GEAR 101: The Glassing Game
If you’re the average elk hunter, you don’t have enough coin to buy the best of everything. Doing so would likely mean a second mortgage. But if you’re going to buy one thing that will truly make your elk hunting more productive and enjoyable, it’s high-quality binoculars. Good (typically expensive) glass gathers more light at dawn and dusk than a less-expensive pair. Images are crisp and clean. It only takes one hunt using your buddy’s fancy binos to make you a believer. We hope the following will help you get the most out of your next pair of binoculars.
4 steps to Glassing Elk Country
- Scan the area with your naked eye sometimes you don’t even need binoculars to see the elk in front of you; don’t let the obvious slip into the timber.
- Scan from near to far The theory here is that you’re most likely to spook the elk close to you as opposed to the elk a mile away.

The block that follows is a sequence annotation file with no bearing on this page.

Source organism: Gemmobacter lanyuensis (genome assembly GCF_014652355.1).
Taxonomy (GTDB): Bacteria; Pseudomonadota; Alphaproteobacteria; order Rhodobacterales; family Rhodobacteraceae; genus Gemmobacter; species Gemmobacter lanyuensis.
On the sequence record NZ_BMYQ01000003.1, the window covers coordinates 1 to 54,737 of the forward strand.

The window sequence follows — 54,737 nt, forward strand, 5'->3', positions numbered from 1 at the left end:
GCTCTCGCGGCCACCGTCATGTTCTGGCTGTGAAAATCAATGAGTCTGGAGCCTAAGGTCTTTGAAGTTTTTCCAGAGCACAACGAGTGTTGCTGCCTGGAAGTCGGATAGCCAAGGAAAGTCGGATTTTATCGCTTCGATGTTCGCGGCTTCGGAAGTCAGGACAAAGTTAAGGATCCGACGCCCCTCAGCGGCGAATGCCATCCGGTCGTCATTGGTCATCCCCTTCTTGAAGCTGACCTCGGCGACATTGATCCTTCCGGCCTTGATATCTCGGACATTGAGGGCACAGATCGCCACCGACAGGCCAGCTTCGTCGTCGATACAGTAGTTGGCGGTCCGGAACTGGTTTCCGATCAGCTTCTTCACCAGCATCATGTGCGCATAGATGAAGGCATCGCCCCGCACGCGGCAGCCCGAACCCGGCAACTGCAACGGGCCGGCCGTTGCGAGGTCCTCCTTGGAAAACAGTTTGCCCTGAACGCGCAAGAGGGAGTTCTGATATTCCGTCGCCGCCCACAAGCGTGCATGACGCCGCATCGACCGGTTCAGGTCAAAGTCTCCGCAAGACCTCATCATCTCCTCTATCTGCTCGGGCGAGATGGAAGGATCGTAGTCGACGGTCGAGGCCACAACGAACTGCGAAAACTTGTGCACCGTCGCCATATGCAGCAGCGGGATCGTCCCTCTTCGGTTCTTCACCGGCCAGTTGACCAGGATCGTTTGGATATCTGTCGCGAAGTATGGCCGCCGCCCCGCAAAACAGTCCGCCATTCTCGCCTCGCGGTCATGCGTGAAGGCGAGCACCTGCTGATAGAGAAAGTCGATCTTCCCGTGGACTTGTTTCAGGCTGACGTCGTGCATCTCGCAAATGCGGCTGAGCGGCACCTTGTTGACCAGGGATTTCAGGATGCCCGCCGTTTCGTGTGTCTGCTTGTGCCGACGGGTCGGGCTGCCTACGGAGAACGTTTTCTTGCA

- Glass the fringes Hunted elk don’t like to be in the open after sunrise. Typically, they will graze just where meadow meets the timber.
- Use the grid system To cover a large area, imagine a grid inside your binoculars. Methodically scan left to right, up and down. No elk? Wait 15 minutes and repeat. Still no elk? Time to move on.
Steady as she goes
Great glass is a beautiful thing, unless it gives you a migraine because you can't keep it steady. Use one of these to help you stay rock solid: Tripod, Monopod, window Mount, Tree Trunk, Stedi-stock.
VIDEO EXTRA: View a video tutorial on glassing technique